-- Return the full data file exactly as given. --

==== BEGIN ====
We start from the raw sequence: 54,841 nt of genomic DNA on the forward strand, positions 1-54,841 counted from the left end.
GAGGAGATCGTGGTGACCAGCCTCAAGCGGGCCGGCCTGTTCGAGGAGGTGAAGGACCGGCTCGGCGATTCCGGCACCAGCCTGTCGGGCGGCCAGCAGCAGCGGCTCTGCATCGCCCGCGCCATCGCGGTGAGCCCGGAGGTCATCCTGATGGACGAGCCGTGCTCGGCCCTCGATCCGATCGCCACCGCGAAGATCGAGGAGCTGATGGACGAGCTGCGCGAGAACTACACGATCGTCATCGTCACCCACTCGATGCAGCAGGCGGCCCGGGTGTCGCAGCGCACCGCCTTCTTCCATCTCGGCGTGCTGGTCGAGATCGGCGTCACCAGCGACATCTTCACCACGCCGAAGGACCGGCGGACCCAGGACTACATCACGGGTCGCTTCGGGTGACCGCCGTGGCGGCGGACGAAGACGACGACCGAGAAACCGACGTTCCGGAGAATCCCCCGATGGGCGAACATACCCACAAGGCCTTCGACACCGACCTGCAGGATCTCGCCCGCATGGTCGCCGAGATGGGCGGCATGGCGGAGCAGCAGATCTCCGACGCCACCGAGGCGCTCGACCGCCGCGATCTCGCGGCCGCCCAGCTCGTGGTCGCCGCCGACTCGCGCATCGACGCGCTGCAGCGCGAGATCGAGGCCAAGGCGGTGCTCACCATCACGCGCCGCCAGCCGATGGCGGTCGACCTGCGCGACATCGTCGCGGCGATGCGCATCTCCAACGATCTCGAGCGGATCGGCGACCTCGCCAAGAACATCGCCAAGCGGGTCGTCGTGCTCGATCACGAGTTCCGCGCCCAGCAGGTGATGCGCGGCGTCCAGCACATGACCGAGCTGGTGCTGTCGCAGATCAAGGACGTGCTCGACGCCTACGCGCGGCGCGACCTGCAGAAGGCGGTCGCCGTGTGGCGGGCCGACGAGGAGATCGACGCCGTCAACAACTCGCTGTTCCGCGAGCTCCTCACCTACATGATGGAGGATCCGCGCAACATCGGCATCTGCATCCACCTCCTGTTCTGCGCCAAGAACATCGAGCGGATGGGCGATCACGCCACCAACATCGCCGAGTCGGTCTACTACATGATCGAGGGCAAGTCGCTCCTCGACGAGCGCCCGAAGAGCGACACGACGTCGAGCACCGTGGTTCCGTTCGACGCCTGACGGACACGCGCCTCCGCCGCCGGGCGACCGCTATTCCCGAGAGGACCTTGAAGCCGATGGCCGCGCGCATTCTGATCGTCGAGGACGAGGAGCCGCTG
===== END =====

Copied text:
We start from the raw sequence: 54,841 nt of genomic DNA on the forward strand, positions 1-54,841 counted from the left end.
GAGGAGATCGTGGTGACCAGCCTCAAGCGGGCCGGCCTGTTCGAGGAGGTGAAGGACCGGCTCGGCGATTCCGGCACCAGCCTGTCGGGCGGCCAGCAGCAGCGGCTCTGCATCGCCCGCGCCATCGCGGTGAGCCCGGAGGTCATCCTGATGGACGAGCCGTGCTCGGCCCTCGATCCGATCGCCACCGCGAAGATCGAGGAGCTGATGGACGAGCTGCGCGAGAACTACACGATCGTCATCGTCACCCACTCGATGCAGCAGGCGGCCCGGGTGTCGCAGCGCACCGCCTTCTTCCATCTCGGCGTGCTGGTCGAGATCGGCGTCACCAGCGACATCTTCACCACGCCGAAGGACCGGCGGACCCAGGACTACATCACGGGTCGCTTCGGGTGACCGCCGTGGCGGCGGACGAAGACGACGACCGAGAAACCGACGTTCCGGAGAATCCCCCGATGGGCGAACATACCCACAAGGCCTTCGACACCGACCTGCAGGATCTCGCCCGCATGGTCGCCGAGATGGGCGGCATGGCGGAGCAGCAGATCTCCGACGCCACCGAGGCGCTCGACCGCCGCGATCTCGCGGCCGCCCAGCTCGTGGTCGCCGCCGACTCGCGCATCGACGCGCTGCAGCGCGAGATCGAGGCCAAGGCGGTGCTCACCATCACGCGCCGCCAGCCGATGGCGGTCGACCTGCGCGACATCGTCGCGGCGATGCGCATCTCCAACGATCTCGAGCGGATCGGCGACCTCGCCAAGAACATCGCCAAGCGGGTCGTCGTGCTCGATCACGAGTTCCGCGCCCAGCAGGTGATGCGCGGCGTCCAGCACATGACCGAGCTGGTGCTGTCGCAGATCAAGGACGTGCTCGACGCCTACGCGCGGCGCGACCTGCAGAAGGCGGTCGCCGTGTGGCGGGCCGACGAGGAGATCGACGCCGTCAACAACTCGCTGTTCCGCGAGCTCCTCACCTACATGATGGAGGATCCGCGCAACATCGGCATCTGCATCCACCTCCTGTTCTGCGCCAAGAACATCGAGCGGATGGGCGATCACGCCACCAACATCGCCGAGTCGGTCTACTACATGATCGAGGGCAAGTCGCTCCTCGACGAGCGCCCGAAGAGCGACACGACGTCGAGCACCGTGGTTCCGTTCGACGCCTGACGGACACGCGCCTCCGCCGCCGGGCGACCGCTATTCCCGAGAGGACCTTGAAGCCGATGGCCGCGCGCATTCTGATCGTCGAGGACGAGGAGCCGCTG